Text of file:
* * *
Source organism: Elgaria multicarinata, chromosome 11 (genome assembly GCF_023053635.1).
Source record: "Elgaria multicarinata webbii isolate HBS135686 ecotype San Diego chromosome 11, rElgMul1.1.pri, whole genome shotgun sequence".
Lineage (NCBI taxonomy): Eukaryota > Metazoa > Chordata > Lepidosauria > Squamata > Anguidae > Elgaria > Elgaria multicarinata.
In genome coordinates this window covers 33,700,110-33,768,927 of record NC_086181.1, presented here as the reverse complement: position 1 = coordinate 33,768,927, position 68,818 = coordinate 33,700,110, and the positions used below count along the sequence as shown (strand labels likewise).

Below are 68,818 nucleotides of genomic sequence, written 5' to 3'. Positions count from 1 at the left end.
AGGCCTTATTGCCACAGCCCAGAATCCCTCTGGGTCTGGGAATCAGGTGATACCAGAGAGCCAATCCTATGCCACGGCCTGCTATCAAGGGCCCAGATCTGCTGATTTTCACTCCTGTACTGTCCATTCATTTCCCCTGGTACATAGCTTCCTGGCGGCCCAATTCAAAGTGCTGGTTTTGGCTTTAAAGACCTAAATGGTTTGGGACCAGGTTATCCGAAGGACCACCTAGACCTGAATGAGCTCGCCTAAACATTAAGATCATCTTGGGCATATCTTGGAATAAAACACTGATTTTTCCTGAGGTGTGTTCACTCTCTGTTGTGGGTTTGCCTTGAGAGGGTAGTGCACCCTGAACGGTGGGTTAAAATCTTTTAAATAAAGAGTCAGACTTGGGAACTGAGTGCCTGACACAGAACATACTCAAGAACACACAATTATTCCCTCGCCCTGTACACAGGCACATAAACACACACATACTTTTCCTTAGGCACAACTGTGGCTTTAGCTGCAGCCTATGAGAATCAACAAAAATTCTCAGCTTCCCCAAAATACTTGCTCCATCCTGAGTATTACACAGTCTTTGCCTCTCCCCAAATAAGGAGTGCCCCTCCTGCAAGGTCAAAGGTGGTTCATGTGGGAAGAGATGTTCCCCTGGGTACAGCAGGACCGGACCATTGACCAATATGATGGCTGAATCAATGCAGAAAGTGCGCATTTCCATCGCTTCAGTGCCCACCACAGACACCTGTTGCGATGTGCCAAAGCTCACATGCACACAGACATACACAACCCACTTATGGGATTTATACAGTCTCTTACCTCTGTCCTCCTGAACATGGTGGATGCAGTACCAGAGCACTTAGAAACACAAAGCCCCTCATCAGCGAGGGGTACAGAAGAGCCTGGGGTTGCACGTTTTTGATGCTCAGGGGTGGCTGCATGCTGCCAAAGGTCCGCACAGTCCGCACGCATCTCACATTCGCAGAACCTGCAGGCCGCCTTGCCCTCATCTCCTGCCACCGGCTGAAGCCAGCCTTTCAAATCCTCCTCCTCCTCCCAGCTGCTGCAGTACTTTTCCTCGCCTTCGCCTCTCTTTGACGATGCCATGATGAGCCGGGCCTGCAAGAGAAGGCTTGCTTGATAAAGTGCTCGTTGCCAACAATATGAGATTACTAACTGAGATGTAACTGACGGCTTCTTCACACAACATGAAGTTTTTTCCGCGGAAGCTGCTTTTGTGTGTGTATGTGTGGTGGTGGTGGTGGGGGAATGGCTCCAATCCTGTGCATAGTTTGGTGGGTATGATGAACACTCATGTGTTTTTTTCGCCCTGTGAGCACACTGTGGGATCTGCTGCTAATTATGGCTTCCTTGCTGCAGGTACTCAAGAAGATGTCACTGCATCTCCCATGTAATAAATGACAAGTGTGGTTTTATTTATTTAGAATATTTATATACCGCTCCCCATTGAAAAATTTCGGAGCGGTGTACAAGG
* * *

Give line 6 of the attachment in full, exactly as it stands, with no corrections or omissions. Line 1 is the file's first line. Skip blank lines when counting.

AGGCCTTATTGCCACAGCCCAGAATCCCTCTGGGTCTGGGAATCAGGTGATACCAGAGAGCCAATCCTATGCCACGGCCTGCTATCAAGGGCCCAGATCTGCTGATTTTCACTCCTGTACTGTCCATTCATTTCCCCTGGTACATAGCTTCCTGGCGGCCCAATTCAAAGTGCTGGTTTTGGCTTTAAAGACCTAAATGGTTTGGGACCAGGTTATCCGAAGGACCACCTAGACCTGAATGAGCTCGCCTAAACATTAAGATCATCTTGGGCATATCTTGGAATAAAACACTGATTTTTCCTGAGGTGTGTTCACTCTCTGTTGTGGGTTTGCCTTGAGAGGGTAGTGCACCCTGAACGGTGGGTTAAAATCTTTTAAATAAAGAGTCAGACTTGGGAACTGAGTGCCTGACACAGAACATACTCAAGAACACACAATTATTCCCTCGCCCTGTACACAGGCACATAAACACACACATACTTTTCCTTAGGCACAACTGTGGCTTTAGCTGCAGCCTATGAGAATCAACAAAAATTCTCAGCTTCCCCAAAATACTTGCTCCATCCTGAGTATTACACAGTCTTTGCCTCTCCCCAAATAAGGAGTGCCCCTCCTGCAAGGTCAAAGGTGGTTCATGTGGGAAGAGATGTTCCCCTGGGTACAGCAGGACCGGACCATTGACCAATATGATGGCTGAATCAATGCAGAAAGTGCGCATTTCCATCGCTTCAGTGCCCACCACAGACACCTGTTGCGATGTGCCAAAGCTCACATGCACACAGACATACACAACCCACTTATGGGATTTATACAGTCTCTTACCTCTGTCCTCCTGAACATGGTGGATGCAGTACCAGAGCACTTAGAAACACAAAGCCCCTCATCAGCGAGGGGTACAGAAGAGCCTGGGGTTGCACGTTTTTGATGCTCAGGGGTGGCTGCATGCTGCCAAAGGTCCGCACAGTCCGCACGCATCTCACATTCGCAGAACCTGCAGGCCGCCTTGCCCTCATCTCCTGCCACCGGCTGAAGCCAGCCTTTCAAATCCTCCTCCTCCTCCCAGCTGCTGCAGTACTTTTCCTCGCCTTCGCCTCTCTTTGACGATGCCATGATGAGCCGGGCCTGCAAGAGAAGGCTTGCTTGATAAAGTGCTCGTTGCCAACAATATGAGATTACTAACTGAGATGTAACTGACGGCTTCTTCACACAACATGAAGTTTTTTCCGCGGAAGCTGCTTTTGTGTGTGTATGTGTGGTGGTGGTGGTGGGGGAATGGCTCCAATCCTGTGCATAGTTTGGTGGGTATGATGAACACTCATGTGTTTTTTTCGCCCTGTGAGCACACTGTGGGATCTGCTGCTAATTATGGCTTCCTTGCTGCAGGTACTCAAGAAGATGTCACTGCATCTCCCATGTAATAAATGACAAGTGTGGTTTTATTTATTTAGAATATTTATATACCGCTCCCCATTGAAAAATTTCGGAGCGGTGTACAAGG